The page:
Lone woman at frontline of Vietnam War horrors
http://www.theadvertiser.news.com.au/common/story_page/0,5936,18744218%255E2682,00.html
2006-04-08

Jean Debelle had only been in the war zone for days when the hospital in which she worked was rocked by a blast around 5am on a steamy Vietnamese morning. It shook the bed of 26-year-old Jean and she awoke terrified. ... "I was told the only women going to Vietnam were nurses and Go-Go dancers. I couldn't nurse and I couldn't Go-Go dance." As a welfare officer for wounded troops, she found herself on a flight with the first Special Air Services squad sent into the nightmare of the Vietnam War. "I was assigned to the elite Phantoms of the Jungle - about 100 of the fittest, most handsome men I have seen."

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JEAN Debelle had only been in the war zone for days when the hospital in which she lived and worked was rocked by a blast.

It was around 5am on a steamy Vietnamese morning when the explosion erupted. It shook the bed of 26-year-old Jean and she awoke terrified.

"It was only my second night in Vung Tau. I thought 'OK, this is it'. I was terrified," she said.

The young Red Cross worker rushed towards the door in her nightdress, believing the hospital was being bombed. As it turned out, the hospital's faulty and stressed-out water system had blown up.

For South Australian-born Jean Debelle, it was her first feel of war.

Born in Port Pirie and raised in Adelaide, she worked as a journalist at The Advertiser in the 1960s, writing about cookery and household tips before "seeking adventure".

"Vietnam was then the biggest story going but it was men-only," she said. "I was told the only women going to Vietnam were nurses and Go-Go dancers. I couldn't nurse and I couldn't Go-Go dance."

Jean joined the Red Cross and, within eight weeks, found herself on a flight with the first Special Air Services squad sent into the nightmare of the Vietnam War.

"I was assigned to the elite Phantoms of the Jungle - about 100 of the fittest, most handsome men I have seen," she said.

On landing in Saigon, she said: "I felt excited. I wasn't scared. It was a big adventure for me. I was in Vietnam before the army nurses and, in the first six months, I was the only woman among 5000 men."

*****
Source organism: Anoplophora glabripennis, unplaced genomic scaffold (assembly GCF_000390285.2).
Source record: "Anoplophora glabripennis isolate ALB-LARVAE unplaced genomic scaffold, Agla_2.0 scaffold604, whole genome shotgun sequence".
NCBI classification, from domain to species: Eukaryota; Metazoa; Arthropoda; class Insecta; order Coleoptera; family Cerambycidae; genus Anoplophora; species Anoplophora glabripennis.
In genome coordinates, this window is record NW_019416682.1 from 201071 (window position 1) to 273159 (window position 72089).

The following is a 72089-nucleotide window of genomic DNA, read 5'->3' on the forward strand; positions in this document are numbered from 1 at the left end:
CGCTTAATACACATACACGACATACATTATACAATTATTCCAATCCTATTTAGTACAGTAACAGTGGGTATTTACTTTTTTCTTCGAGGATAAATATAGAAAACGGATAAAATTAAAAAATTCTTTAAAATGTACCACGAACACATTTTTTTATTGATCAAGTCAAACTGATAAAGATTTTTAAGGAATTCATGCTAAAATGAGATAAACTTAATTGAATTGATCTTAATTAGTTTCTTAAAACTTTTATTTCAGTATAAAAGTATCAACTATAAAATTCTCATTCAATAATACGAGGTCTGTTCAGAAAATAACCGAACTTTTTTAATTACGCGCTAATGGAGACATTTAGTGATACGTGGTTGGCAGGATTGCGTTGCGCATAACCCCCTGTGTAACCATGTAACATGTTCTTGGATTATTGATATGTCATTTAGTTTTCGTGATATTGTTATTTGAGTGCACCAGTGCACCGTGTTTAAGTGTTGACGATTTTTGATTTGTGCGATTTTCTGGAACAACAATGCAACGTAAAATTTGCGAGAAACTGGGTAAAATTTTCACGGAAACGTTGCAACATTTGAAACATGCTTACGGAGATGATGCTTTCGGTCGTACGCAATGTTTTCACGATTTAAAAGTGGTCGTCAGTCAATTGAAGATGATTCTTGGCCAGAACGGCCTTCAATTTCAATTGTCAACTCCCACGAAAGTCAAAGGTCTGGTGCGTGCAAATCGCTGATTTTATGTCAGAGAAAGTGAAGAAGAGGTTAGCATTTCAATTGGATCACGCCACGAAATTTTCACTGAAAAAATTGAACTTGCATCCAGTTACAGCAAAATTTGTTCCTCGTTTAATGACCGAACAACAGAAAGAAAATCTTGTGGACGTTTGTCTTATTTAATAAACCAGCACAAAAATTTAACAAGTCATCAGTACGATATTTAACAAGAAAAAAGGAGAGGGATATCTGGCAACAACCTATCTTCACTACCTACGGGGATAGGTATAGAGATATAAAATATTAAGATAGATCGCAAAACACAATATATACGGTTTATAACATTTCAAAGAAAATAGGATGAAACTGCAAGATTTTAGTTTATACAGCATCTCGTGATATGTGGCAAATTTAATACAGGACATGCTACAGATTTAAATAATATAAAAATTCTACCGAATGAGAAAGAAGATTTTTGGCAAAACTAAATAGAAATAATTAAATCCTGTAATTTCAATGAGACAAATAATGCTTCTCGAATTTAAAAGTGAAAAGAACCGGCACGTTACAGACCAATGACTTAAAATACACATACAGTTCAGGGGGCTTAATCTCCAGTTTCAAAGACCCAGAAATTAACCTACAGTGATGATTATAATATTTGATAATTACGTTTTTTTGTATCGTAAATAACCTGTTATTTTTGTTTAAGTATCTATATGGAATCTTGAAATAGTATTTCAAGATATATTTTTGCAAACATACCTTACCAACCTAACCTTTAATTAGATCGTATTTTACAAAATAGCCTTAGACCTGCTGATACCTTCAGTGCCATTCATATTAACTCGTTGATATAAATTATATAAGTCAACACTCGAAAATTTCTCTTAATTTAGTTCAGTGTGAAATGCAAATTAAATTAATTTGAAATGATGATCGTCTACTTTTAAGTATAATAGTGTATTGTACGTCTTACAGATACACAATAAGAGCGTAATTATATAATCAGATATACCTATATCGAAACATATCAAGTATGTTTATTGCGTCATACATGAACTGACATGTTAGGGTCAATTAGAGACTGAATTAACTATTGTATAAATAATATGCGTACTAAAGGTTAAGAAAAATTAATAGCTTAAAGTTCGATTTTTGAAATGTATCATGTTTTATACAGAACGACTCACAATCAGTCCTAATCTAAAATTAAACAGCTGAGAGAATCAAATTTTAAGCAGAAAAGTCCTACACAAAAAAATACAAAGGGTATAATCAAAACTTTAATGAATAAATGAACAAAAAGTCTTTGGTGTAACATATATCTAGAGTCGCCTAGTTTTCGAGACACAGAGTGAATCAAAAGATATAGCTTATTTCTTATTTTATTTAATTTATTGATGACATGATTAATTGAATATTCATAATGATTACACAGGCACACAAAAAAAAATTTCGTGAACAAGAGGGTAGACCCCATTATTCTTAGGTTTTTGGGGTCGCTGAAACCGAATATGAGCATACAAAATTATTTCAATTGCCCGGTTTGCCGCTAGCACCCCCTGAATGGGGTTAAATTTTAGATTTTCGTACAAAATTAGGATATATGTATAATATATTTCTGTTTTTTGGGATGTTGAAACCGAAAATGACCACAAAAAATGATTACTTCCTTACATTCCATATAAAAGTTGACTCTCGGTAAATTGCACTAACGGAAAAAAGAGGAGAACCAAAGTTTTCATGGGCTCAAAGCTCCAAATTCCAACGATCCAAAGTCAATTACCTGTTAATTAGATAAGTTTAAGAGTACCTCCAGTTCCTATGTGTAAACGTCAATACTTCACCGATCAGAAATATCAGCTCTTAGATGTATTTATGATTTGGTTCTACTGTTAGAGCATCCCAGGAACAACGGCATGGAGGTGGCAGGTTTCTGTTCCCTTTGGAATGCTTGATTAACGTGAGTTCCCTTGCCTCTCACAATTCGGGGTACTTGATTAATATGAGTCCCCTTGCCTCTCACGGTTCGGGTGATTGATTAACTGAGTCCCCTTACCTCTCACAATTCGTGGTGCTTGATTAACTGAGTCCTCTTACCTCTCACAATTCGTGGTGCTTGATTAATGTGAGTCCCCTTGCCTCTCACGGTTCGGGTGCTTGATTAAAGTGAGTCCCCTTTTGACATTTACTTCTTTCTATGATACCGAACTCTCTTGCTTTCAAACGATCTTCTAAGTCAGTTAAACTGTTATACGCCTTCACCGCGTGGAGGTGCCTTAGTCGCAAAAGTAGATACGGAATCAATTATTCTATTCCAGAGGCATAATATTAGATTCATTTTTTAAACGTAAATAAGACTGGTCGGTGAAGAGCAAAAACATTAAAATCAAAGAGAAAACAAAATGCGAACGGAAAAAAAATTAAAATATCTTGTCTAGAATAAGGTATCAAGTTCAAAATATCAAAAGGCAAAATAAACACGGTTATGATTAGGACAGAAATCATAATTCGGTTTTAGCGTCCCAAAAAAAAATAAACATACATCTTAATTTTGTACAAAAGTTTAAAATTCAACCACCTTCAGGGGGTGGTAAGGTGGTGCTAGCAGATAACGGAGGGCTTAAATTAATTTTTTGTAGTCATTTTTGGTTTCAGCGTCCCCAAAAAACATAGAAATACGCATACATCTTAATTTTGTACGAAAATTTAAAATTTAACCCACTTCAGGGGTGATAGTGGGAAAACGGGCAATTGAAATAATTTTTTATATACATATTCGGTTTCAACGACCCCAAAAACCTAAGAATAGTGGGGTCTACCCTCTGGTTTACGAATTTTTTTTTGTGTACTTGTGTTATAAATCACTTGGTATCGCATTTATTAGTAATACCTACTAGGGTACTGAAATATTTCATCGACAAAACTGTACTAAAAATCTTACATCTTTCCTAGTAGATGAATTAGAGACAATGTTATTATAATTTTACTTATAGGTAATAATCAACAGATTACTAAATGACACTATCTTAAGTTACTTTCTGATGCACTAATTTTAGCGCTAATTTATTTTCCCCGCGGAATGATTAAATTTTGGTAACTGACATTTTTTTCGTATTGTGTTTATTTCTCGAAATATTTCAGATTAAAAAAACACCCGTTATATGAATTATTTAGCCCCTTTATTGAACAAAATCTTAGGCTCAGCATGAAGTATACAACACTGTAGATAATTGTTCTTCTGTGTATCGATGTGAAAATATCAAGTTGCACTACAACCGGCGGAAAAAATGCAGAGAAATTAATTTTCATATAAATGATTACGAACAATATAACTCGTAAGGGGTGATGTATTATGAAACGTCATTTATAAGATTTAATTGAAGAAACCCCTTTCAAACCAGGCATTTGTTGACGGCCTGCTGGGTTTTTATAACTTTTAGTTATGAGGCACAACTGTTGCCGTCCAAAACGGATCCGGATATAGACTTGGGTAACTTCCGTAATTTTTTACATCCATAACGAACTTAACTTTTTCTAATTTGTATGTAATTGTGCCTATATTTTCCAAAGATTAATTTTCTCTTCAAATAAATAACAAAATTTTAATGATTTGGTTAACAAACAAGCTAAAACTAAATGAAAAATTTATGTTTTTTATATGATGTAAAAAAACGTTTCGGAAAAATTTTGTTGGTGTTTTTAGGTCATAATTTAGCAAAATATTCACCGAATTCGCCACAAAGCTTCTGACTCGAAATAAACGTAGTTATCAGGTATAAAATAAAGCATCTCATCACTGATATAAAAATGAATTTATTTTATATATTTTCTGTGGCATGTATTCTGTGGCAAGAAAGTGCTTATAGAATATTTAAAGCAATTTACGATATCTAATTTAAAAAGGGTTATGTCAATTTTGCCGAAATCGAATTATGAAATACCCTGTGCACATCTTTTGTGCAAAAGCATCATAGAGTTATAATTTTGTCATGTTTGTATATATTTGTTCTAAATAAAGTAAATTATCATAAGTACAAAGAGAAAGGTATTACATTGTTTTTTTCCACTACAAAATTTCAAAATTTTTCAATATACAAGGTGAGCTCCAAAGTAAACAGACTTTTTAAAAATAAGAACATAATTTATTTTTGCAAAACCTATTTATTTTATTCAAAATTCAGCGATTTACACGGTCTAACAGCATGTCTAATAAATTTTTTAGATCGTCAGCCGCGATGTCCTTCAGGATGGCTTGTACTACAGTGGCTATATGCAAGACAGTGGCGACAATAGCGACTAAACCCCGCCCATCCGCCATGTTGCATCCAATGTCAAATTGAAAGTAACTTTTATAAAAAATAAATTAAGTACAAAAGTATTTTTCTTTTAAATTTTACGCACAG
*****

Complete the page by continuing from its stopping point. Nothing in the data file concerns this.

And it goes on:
Working as a welfare officer with wounded troops, Debelle said: "It was difficult trying to be a sister, mother and friend - especially when sex was in the very air you breathe."

For 12 months from June, 1966, she faced the daily atrocities of war.

"I saw the real horror of war. It was traumatic but I'm a tough bird, with a resilient nature," she said.

"It made me much more aware of the value of life and I came to embrace life with both hands."

Based at the hospital in Vung Tau, Debelle comforted the wounded and provided Red Cross packs, such basic needs as shavers, toothpaste, notebooks to write home.

She did see some breathtaking action, recalling: "The closest escape was when I was in a Huey helicopter that was about to land in what turned out to be a minefield. The downdraft of the helicopter landing in a field set off mines all around us. The pilot immediately pulled up and away. There were 18 holes in the aircraft and several people aboard had minor wounds."

Debelle had joined an intelligence gathering mission because she wanted to understand what the soldiers were facing. Returning to Australia in June, 1967, she worked as a journalist for the Women's Weekly and Sydney Morning Herald.

In 1980 she was posted to New York, where she met Manhattan stockbroker John S. Lamensdorf.

They married in Adelaide, at Kent Town Methodist Church, in May 1981. Their wedding made the social pages of The New York Times.

Jean Debelle Lamensdorf, now 66 and living in Pennsylvania, has written a book about her time in Vietnam, titled Write Home For Me, which will be launched in Adelaide next week in the Sergeant's Mess at Keswick Barracks.

Ask if she was changed by the Vietnam War, she said: "Yes. I got very irritated by plastic, superficial people. And people who lacked compassion."

About war, the girl who was educated at Woodville Primary and Woodlands Girls School said: "War is the most futile thing. I wish humans were capable of living together peacefully but I don't think they can. We don't learn enough from history."

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Vietnam War in the News